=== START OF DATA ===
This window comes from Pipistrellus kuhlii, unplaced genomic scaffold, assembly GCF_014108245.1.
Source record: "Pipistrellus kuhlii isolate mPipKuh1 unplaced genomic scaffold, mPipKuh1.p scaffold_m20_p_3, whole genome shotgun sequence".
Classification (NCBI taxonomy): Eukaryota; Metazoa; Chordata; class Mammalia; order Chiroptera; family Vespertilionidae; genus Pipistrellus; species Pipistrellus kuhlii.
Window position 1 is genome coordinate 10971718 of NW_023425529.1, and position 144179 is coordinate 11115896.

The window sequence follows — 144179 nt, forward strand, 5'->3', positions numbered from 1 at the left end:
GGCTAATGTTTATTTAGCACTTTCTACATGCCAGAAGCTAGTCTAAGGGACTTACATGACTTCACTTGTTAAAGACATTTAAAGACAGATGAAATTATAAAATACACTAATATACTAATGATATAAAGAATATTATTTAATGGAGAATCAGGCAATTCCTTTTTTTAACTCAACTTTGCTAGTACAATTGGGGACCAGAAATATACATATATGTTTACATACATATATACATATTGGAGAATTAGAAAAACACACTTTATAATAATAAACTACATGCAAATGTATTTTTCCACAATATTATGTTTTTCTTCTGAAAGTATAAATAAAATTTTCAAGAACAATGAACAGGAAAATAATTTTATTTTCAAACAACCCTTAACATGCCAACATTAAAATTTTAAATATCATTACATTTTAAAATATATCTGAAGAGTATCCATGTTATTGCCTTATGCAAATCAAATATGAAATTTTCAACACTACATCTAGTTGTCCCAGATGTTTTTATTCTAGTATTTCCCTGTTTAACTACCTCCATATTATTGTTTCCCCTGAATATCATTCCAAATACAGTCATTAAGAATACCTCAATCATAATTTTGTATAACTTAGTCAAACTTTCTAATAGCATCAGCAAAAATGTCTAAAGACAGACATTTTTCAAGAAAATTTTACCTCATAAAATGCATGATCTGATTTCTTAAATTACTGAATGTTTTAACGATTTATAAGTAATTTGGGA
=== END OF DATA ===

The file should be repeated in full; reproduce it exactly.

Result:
This window comes from Pipistrellus kuhlii, unplaced genomic scaffold, assembly GCF_014108245.1.
Source record: "Pipistrellus kuhlii isolate mPipKuh1 unplaced genomic scaffold, mPipKuh1.p scaffold_m20_p_3, whole genome shotgun sequence".
Classification (NCBI taxonomy): Eukaryota; Metazoa; Chordata; class Mammalia; order Chiroptera; family Vespertilionidae; genus Pipistrellus; species Pipistrellus kuhlii.
Window position 1 is genome coordinate 10971718 of NW_023425529.1, and position 144179 is coordinate 11115896.

The window sequence follows — 144179 nt, forward strand, 5'->3', positions numbered from 1 at the left end:
GGCTAATGTTTATTTAGCACTTTCTACATGCCAGAAGCTAGTCTAAGGGACTTACATGACTTCACTTGTTAAAGACATTTAAAGACAGATGAAATTATAAAATACACTAATATACTAATGATATAAAGAATATTATTTAATGGAGAATCAGGCAATTCCTTTTTTTAACTCAACTTTGCTAGTACAATTGGGGACCAGAAATATACATATATGTTTACATACATATATACATATTGGAGAATTAGAAAAACACACTTTATAATAATAAACTACATGCAAATGTATTTTTCCACAATATTATGTTTTTCTTCTGAAAGTATAAATAAAATTTTCAAGAACAATGAACAGGAAAATAATTTTATTTTCAAACAACCCTTAACATGCCAACATTAAAATTTTAAATATCATTACATTTTAAAATATATCTGAAGAGTATCCATGTTATTGCCTTATGCAAATCAAATATGAAATTTTCAACACTACATCTAGTTGTCCCAGATGTTTTTATTCTAGTATTTCCCTGTTTAACTACCTCCATATTATTGTTTCCCCTGAATATCATTCCAAATACAGTCATTAAGAATACCTCAATCATAATTTTGTATAACTTAGTCAAACTTTCTAATAGCATCAGCAAAAATGTCTAAAGACAGACATTTTTCAAGAAAATTTTACCTCATAAAATGCATGATCTGATTTCTTAAATTACTGAATGTTTTAACGATTTATAAGTAATTTGGGA